International Firms Will Be Vetted for Oil, Gas Projects

International Firms Will Be Vetted for Oil, Gas ProjectsInternational Firms Will Be Vetted for Oil, Gas Projects

A senior oil official announced on Tuesday that the process of vetting foreign companies for Iran’s oil and gas projects under the new Iran Petroleum Contract will start in late May.

Ali Kardor, director for investment and finance at National Iranian Oil Company, also told ISNA that prior to holding an IPC tender for upstream projects, Iran should prepare a list of well-known oil companies.

The IPC aims to attract foreign capital, services, knowhow and technology, integrate the exploration, development and production phases, and reduce investment risk by offering more flexibility in terms of cooperation.

The new contract has been a subject of debate over the past few months. Opponents proclaim the new framework is essentially a concession of hydrocarbon reserves to foreign contractors and a return to the old days before the oil industry was nationalized; proponents say the development of oil and gas fields is bound to attract foreign technology and investment.

In late December 2015, Tehran unveiled 52 oil and gas projects worth an estimated $185 billion in a two-day conference that brought together more than 1,300 officials and representatives from 335 domestic and foreign companies.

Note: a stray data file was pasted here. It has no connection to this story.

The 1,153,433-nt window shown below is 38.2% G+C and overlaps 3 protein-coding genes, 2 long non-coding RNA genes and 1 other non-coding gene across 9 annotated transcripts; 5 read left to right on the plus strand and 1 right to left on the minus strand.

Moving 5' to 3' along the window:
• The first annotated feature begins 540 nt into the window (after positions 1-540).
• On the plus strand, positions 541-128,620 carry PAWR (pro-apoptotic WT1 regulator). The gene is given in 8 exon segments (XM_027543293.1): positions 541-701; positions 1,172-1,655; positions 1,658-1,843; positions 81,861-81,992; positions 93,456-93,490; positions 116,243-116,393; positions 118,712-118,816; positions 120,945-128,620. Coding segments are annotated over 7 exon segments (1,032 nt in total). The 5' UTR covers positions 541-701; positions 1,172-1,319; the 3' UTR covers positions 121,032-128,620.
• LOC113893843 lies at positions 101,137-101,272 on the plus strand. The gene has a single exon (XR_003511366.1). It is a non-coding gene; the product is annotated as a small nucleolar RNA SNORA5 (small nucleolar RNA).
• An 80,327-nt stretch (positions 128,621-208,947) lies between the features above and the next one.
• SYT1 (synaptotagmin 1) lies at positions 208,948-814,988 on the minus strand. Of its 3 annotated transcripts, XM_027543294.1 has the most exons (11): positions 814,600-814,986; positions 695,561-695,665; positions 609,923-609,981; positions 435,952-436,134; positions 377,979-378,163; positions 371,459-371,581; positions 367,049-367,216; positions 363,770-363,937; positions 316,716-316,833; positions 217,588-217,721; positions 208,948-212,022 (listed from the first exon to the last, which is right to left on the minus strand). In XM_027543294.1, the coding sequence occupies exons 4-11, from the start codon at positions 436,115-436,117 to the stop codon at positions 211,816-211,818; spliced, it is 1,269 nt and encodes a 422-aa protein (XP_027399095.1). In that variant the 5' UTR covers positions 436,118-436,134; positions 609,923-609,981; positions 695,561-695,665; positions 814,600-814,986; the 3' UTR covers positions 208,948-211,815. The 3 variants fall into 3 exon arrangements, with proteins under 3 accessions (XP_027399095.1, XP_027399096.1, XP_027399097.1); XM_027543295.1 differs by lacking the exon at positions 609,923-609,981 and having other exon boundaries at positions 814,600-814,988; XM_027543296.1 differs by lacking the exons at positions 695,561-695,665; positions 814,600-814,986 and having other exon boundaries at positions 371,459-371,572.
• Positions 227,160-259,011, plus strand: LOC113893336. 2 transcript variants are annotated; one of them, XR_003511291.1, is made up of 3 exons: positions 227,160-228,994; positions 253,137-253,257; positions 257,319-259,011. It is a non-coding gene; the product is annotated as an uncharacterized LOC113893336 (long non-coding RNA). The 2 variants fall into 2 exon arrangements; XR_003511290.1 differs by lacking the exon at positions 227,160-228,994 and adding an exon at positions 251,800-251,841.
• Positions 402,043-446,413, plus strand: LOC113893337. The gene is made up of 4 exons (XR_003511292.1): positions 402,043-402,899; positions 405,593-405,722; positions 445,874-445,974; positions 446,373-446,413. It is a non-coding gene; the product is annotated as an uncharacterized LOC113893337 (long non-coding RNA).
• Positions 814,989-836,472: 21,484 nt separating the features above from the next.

Iran is one of the richest countries worldwide in terms of oil and gas reserves, making the country a hotspot for energy investment after the sanctions relief.

“The vetting process, which takes a month to be completed, focuses mainly on three factors: reservoir management, equipment and cutting-edge technology,” Kardor said, adding that the enterprises must be of exploration and production type.

An exploration and production company is known to be in a specific sector within the oil and gas industry. Companies involved in the high-risk/high-reward area of exploration and production focus on finding, augmenting, producing and merchandising oil and gas.

Explaining the procedure of selecting international oil and gas companies, the official said Iran first collects information on the companies and then divides them into three groups in terms of size, before permitting them to operate in the Persian Gulf country.

Kardor stressed that Iran will not put its energy projects to international tender before verifying the list of companies capable of implementing the country's strategic oil and gas projects, adding that Iran is yet to determine the fields to be offered under the new contractual terms.

The official added that about 10-12 Iranian oilfields, which are either joint fields or developed ones that need to boost their rate of recovery, have priority over other projects.